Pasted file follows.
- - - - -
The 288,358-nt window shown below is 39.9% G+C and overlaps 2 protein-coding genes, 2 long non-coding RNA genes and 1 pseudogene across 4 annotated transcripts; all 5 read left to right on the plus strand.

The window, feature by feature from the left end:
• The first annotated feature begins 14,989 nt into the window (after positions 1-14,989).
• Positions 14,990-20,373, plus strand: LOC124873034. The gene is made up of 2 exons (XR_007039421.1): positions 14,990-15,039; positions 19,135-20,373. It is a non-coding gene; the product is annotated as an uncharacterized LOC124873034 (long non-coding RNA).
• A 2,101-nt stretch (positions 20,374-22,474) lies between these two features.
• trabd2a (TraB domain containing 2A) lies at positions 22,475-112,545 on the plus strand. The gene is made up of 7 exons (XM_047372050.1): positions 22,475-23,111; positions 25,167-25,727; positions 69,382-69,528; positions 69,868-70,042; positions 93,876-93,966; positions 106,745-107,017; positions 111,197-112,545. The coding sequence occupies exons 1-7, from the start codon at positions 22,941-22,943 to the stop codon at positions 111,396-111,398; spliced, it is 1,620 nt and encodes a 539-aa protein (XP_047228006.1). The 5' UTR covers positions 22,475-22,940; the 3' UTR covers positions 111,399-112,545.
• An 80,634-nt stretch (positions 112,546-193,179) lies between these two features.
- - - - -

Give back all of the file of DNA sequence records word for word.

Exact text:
The 288,358-nt window shown below is 39.9% G+C and overlaps 2 protein-coding genes, 2 long non-coding RNA genes and 1 pseudogene across 4 annotated transcripts; all 5 read left to right on the plus strand.

The window, feature by feature from the left end:
• The first annotated feature begins 14,989 nt into the window (after positions 1-14,989).
• Positions 14,990-20,373, plus strand: LOC124873034. The gene is made up of 2 exons (XR_007039421.1): positions 14,990-15,039; positions 19,135-20,373. It is a non-coding gene; the product is annotated as an uncharacterized LOC124873034 (long non-coding RNA).
• A 2,101-nt stretch (positions 20,374-22,474) lies between these two features.
• trabd2a (TraB domain containing 2A) lies at positions 22,475-112,545 on the plus strand. The gene is made up of 7 exons (XM_047372050.1): positions 22,475-23,111; positions 25,167-25,727; positions 69,382-69,528; positions 69,868-70,042; positions 93,876-93,966; positions 106,745-107,017; positions 111,197-112,545. The coding sequence occupies exons 1-7, from the start codon at positions 22,941-22,943 to the stop codon at positions 111,396-111,398; spliced, it is 1,620 nt and encodes a 539-aa protein (XP_047228006.1). The 5' UTR covers positions 22,475-22,940; the 3' UTR covers positions 111,399-112,545.
• An 80,634-nt stretch (positions 112,546-193,179) lies between these two features.